My four year old son has a problem going to the bathroom. Usually his bowel movements are very hard and he spends a lot of time in the bathroom trying to get them out. This causes him a lot of pain and I wish there was something that I can do for him. What can I do to make his stool softer and help them come out easier?
“Problems pooping in N.Y.”
Dear “Problems pooping”,
A child with hard stools and straining is constipated. Many times constipation in children is due to their dietary intake. I find, many children become constipated because they don’t drink enough liquid. This occurs a lot in the warmer weather when children spend a lot of time outside in the heat and seem less interested in drinking. Stool is mainly made of water, therefore when a child doesn’t drink enough, the body compensates by holding in the stool. The longer a person’s stool stays in the body, the more fluid is absorbed into the body, leaving a hard dry stool. The first thing that you can do to help your son is to increase his fluid intake.
Secondly, some children may be eating food which tends to be binding. These foods include soy, rice and bananas. If he eats a lot of these foods, try to reduce the amount that he takes or possibly eliminate them all together. Some children do not have enough fiber in their diet which is found in grains, fruits and vegetables. By increasing fiber in your child's diet, it increases the bulk of the stool, promotes stooling and returns the stool to a normal size. (1) I suggest trying Frosted Mini Wheat cereal; most children love the taste and the fiber adds bulk to the stool. Grapes, raisins, prunes, apple juice, peach nectar and oatmeal also may help loosen your son's stool.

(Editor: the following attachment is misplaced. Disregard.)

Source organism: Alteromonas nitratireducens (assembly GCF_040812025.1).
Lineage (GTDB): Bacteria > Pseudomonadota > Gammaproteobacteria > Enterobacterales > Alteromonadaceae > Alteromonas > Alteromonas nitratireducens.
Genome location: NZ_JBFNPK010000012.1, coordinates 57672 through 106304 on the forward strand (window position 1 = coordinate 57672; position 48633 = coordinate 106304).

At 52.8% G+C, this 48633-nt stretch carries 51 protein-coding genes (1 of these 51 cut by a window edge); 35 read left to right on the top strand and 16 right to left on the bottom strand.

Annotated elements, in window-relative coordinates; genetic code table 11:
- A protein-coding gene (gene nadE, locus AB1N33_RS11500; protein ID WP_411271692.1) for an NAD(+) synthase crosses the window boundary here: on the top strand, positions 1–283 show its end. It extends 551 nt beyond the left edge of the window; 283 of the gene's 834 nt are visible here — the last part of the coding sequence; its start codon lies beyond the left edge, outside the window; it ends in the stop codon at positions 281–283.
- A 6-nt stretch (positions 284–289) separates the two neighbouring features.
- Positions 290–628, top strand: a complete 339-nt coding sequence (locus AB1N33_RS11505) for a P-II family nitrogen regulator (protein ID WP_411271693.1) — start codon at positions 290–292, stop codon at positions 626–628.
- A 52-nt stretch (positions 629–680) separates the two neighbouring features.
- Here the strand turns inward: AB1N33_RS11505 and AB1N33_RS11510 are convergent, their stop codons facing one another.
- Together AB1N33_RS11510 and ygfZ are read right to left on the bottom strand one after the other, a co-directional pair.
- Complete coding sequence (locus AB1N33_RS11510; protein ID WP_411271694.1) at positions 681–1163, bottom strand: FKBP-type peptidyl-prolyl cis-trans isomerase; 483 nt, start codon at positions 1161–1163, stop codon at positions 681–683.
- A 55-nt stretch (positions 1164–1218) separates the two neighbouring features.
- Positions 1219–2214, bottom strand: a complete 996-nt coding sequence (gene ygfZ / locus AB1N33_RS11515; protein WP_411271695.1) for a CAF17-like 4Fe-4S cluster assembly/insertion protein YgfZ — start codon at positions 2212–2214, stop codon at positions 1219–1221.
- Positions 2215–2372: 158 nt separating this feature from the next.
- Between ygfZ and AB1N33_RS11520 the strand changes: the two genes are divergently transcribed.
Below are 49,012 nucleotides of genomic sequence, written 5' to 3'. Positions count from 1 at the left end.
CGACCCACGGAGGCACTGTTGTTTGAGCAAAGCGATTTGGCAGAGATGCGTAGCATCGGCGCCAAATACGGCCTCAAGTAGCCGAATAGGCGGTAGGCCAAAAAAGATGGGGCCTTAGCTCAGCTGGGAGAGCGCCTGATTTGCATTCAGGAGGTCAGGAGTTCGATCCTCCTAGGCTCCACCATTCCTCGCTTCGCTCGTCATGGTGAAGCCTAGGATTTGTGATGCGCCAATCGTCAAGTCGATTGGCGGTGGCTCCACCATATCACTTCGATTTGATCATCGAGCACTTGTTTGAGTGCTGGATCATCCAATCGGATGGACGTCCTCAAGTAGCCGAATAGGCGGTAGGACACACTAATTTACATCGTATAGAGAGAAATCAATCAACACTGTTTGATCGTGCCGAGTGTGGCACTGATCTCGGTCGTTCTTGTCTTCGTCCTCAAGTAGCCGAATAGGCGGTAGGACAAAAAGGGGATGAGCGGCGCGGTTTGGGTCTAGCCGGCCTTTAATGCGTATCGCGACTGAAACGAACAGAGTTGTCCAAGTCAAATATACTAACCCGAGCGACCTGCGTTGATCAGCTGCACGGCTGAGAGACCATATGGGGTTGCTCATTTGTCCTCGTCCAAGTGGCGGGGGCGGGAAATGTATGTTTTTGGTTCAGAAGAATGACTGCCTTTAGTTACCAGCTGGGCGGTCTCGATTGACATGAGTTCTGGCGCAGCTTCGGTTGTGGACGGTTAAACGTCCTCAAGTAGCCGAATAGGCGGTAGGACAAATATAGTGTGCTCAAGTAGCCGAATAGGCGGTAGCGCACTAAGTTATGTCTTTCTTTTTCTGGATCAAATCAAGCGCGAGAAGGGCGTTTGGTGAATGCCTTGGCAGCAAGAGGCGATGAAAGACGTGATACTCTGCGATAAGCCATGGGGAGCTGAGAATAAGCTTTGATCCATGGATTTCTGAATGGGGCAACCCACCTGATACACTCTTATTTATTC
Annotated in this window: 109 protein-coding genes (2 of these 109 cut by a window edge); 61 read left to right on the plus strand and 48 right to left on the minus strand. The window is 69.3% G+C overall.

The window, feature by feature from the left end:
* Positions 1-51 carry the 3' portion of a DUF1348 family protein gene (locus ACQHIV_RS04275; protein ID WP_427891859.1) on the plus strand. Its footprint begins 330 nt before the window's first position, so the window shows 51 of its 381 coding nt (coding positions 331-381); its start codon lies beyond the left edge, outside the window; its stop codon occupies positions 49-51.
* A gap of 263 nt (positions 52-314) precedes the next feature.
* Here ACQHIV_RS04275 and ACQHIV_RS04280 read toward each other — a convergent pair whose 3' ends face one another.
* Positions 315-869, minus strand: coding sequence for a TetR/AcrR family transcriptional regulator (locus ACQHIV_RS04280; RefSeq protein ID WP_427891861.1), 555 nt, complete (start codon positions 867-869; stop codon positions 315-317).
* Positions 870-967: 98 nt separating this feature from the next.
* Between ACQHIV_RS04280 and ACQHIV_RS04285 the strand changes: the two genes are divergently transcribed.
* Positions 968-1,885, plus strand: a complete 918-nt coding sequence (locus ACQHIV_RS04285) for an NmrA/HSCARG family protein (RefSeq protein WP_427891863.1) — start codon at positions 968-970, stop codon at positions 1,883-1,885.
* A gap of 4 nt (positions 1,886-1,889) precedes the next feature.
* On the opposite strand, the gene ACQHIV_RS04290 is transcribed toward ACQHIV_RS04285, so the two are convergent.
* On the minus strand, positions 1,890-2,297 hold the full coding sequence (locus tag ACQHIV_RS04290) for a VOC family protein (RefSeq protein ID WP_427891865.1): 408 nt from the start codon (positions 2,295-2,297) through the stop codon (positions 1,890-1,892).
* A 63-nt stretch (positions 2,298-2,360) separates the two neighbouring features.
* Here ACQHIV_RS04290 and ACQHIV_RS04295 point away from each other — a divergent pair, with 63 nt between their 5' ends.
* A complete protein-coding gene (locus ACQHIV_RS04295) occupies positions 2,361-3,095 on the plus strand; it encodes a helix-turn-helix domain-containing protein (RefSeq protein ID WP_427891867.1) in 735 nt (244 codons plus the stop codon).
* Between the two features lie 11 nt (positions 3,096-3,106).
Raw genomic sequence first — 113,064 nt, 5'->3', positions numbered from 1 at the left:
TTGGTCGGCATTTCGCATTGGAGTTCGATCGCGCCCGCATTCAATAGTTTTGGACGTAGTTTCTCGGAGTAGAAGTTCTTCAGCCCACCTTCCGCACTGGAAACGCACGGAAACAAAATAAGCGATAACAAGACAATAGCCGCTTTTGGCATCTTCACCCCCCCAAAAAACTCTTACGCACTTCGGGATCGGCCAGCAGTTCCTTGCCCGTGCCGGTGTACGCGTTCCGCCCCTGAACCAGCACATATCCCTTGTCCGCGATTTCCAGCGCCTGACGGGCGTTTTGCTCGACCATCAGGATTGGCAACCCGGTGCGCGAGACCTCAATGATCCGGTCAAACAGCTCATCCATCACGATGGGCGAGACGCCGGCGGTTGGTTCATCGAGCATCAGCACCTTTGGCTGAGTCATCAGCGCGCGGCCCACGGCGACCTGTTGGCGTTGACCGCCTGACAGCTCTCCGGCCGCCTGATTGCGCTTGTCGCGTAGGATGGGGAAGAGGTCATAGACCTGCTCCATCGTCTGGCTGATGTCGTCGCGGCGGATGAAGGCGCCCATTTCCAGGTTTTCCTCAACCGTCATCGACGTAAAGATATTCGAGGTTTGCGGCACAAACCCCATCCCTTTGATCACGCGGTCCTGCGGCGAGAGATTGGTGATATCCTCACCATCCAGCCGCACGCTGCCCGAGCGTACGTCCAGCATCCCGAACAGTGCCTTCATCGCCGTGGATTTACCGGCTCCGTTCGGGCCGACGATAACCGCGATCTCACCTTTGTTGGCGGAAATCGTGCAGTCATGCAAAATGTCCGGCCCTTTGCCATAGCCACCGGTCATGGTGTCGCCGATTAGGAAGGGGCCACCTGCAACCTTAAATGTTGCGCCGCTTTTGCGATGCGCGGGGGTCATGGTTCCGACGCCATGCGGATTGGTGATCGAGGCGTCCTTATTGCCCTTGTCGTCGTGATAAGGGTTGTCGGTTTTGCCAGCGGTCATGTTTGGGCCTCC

If your child is having pain while he is trying to stool, you can put him in the bathtub filled with warm water up to a level covering his belly (always supervised of course). You should let him play in the bath tub for 30 minutes. The warm water will relieve discomfort and increase peristalsis (the movement of the large intestines). The warm water also acts as a natural enema. When he plays in the tub, water will go up into his rectum and add water to the stool which will help it come out easier. When your son gets out of the tub, gently put Vaseline in the crack of his but and tell him that it’s special medicine that will help him go to the bathroom. The Vaseline helps the stool slip out easier and prevents the child from pushing it back in. I find this trick works almost every time, because the child thinks the “medicine” will help him go.
If your child continues to have hard stools and straining despite dietary alterations, I would recommend an evaluation by your healthcare practitioner in order to rule out disease states that may be contributing to the problem.
(1)Betz C, Hunsberger M, Wright S. Family-Centered Nursing Care of Children. 2nd ed. Philadelphia, PA: Saunders Company. 1994: 1490-1491.
Lisa Kelly R.N., P.N.P., C.
Certified Pediatric Nurse Practitioner
Pediatric Advice For Healthy Kids